The one irritating point in the movie to me was the obligatory overbearing, hypocritical “Christian.” Not referring to Elizabeth’s love interest, who was apparently a great guy…but to the hideous Charlotte Stimple, the keeper of the boarding house. She is the Frank Burns (of M*A*S*H fame) of the story—rude, judgmental, intolerant, and just plain awful. Self-righteously placing a Bible on the nightstand for the newly-arrived Juliet with a pious, holier-than thou glance. It’s all the negative misconceptions of Christianity stuffed into one snooty old English bag. Just hate seeing an unfair generalization of a section of society which in general deserves more respect. I suppose the innkeeper’s character was the equivalent of Adelaide Addison from the book. There have to be antagonists, I suppose.

Back to the movie. Didn’t happen in the book, but the scene where Juliet leaves on the plane is so heartbreaking. So Casablanca. But after the tearful goodbyes, where Markum buckles her in like he’s saying YOU’RE MINE NOW…that really enhanced the feeling of knowing she’d be back. After all, Anne Brontë wouldn’t have stood for that kind of treatment.

And the blue door—the new, fresh paint Juliet notices at the beginning of the movie—was a premonition of the final scene where Juliet opens the blue door of her new home (Dawsey’s cottage) to meet Dawsey and Kit in the garden as they begin their new, fresh life. That reminded me of Notting Hill and the happy ending there. 

Just as Juliet stated in one of her letters, all good books lead a person to other authors and books. Since the mention of Charles Lamb, I’ve enjoyed and shared the poem “The Old Familiar Faces” and soaked up his famous motto: “Contented with little, yet wishing for more.” (Don’t you just love that?) I’m researching other writings and the tragic life stories of Charles and his sister Mary. I had never heard of either of them. “Perhaps there is some secret sort of homing instinct in books that brings them to their perfect readers.” This quote from the book, featured just inside the cover, gave me goosebumps before I even started reading. Because I believe that is true…in a God-sense, more than a magical sense. Soon after I began reading The Guernsey Literary and Potato Peel Pie Society, my husband and I were browsing around an antique store, and as usual I ended up in a section of dusty books, haphazardly stacked in no particular order. The faded red spine of a rather large volume caught my eye: it was TALES FROM SHAKESPEARE by Charles Lamb. I don’t care what anyone says…this book was meant for me to find. For one thing, I’ve been meaning to read Shakespeare in depth and just can’t seem to get into it, and this book is made for children, which is great. For another thing, if you’ve read The Guernsey Literary and Potato Peel Pie Society, you know that Charles Lamb is the main author who brought people together in the story. It was a truly goosebumpy moment, finding that book. (Yes, I bought it.)

But the greatest moment of the book (and movie) for me, was when I was watching the credits roll at the end. (Don’t you hate watching the movies on television, where you can’t read the credits, or hear the soundtrack?) I watched and listened carefully, and realized the audio was of the readings at the meetings. I rewound and listened…took notes of who was presenting, and what they were reading…leading me to more discoveries. At the very end, little Kit recited the poem “Now We Are Six” by A.A. Milne, which I had never heard. I cried. Because I have a precious granddaughter who is six, and I would love for her to stay six forever. She has memorized the poem. Just tell me that wasn’t for me. This felt like the cherry on top of the sundae of my experience with this compelling book and movie.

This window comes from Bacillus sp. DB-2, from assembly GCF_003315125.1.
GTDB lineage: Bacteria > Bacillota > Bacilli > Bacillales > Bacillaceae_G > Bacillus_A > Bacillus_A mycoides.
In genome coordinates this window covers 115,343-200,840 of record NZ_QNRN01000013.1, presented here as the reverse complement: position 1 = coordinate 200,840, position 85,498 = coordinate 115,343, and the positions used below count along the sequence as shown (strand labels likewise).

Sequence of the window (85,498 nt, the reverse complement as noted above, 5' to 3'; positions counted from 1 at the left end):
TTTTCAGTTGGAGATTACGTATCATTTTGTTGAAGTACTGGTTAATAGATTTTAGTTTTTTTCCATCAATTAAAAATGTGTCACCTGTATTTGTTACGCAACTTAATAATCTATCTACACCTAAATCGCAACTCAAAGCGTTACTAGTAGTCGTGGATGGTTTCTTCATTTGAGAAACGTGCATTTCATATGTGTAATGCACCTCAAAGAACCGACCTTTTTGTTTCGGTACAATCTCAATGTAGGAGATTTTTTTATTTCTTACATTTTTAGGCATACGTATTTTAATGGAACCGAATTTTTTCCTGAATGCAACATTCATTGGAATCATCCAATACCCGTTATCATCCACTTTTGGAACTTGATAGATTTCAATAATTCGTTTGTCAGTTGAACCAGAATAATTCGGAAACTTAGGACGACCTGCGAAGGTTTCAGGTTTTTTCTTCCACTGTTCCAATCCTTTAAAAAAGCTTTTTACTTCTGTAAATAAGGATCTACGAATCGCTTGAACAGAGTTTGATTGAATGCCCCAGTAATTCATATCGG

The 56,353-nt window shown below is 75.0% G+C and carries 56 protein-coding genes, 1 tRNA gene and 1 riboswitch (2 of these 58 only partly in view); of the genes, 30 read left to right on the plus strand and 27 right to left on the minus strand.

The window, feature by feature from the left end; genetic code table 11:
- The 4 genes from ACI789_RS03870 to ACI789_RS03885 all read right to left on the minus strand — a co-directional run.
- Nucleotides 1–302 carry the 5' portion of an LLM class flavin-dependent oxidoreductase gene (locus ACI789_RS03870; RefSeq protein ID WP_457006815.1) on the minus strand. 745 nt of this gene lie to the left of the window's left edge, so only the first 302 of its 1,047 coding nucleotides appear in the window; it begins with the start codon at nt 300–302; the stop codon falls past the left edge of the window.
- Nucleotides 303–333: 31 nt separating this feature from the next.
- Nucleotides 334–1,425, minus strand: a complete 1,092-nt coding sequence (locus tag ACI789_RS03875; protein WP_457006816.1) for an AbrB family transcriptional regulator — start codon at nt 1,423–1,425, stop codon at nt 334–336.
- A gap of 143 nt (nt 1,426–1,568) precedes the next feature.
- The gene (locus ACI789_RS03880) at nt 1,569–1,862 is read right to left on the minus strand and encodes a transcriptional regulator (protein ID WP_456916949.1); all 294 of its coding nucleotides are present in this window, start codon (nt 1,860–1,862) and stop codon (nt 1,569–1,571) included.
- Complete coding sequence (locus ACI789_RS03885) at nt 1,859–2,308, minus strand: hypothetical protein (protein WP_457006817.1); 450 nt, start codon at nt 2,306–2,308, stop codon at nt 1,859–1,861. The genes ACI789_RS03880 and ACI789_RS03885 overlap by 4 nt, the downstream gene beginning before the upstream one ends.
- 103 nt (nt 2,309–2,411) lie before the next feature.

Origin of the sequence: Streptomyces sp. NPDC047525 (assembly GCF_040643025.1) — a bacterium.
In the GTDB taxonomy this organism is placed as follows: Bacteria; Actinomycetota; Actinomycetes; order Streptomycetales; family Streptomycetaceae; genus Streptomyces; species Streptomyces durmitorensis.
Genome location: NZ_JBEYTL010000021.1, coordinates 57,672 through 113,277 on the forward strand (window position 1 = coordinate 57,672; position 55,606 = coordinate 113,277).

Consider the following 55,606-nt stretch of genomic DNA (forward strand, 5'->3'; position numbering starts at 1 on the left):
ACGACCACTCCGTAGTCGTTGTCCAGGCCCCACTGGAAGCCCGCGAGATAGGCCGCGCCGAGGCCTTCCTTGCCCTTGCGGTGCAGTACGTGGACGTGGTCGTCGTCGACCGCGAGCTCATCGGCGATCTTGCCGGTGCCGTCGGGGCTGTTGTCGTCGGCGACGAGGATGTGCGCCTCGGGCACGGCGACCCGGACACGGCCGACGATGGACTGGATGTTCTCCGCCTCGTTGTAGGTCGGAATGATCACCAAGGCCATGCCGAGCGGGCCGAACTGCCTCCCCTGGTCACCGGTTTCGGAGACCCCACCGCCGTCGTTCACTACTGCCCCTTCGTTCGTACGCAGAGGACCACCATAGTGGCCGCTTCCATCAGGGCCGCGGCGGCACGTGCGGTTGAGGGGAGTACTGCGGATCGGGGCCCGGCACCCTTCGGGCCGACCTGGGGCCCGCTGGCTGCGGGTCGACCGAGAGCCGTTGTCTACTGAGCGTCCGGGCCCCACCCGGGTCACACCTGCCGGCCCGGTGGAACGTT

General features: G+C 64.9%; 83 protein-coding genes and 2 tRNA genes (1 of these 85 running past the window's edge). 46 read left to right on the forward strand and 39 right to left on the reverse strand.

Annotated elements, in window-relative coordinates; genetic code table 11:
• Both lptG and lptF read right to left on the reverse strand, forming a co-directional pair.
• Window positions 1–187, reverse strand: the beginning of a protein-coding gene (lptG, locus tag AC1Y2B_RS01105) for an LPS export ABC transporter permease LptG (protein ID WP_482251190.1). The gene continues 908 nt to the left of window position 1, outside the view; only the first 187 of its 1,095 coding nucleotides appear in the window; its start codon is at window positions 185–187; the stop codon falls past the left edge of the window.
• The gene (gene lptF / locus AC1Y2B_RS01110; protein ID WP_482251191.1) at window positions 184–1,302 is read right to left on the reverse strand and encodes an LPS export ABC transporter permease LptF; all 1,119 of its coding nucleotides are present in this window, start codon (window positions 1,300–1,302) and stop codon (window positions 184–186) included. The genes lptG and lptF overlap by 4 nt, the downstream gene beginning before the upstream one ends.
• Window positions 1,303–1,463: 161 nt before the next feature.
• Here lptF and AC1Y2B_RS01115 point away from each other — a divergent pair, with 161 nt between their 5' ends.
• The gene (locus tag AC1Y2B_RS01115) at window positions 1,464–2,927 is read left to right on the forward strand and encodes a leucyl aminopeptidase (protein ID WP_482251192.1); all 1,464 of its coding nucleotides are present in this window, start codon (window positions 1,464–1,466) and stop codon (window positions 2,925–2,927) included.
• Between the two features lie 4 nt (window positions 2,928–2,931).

It was meant for me, and maybe it’s meant for you too. Happy reading.



David’s Song

I wrote this today, just sitting outside and thinking about Dad and Diane and others who have passed…kind of a gray day, gray trees, looking forward to spring green showing up soon, and was thinking of that verse of what King David said when he lost his baby son. Anyway it’s kinda sad but, the words just came to me and hope you don’t mind me sharing my feelings. They are sad but hopeful too. Heaven will be like springtime and everything beautiful and new.

(II Samuel 12:23–But now that he is gone, why should I go on fasting? Can I bring him back again? I will go to him, but he will not return to me.)

“David’s Song”

With summer gone, the birds have flown
The empty branches weep alone
The way ahead, I cannot see
For you will not return to me.

Like scattered ashes on the wind
Sweet memories come to me again
But dust to dust, we all will be
So you will not return to me.

Oh sights on earth you would have loved
Will you still see them, from above?
Death’s door has closed so hopelessly
And you will not return to me.

Now trust is all that I can do
Hold fast the love that we once knew
I’ll go to you, I must believe
Since you will not return to me.

— Debby Dever
© March 24, 2019




Shimmering Stars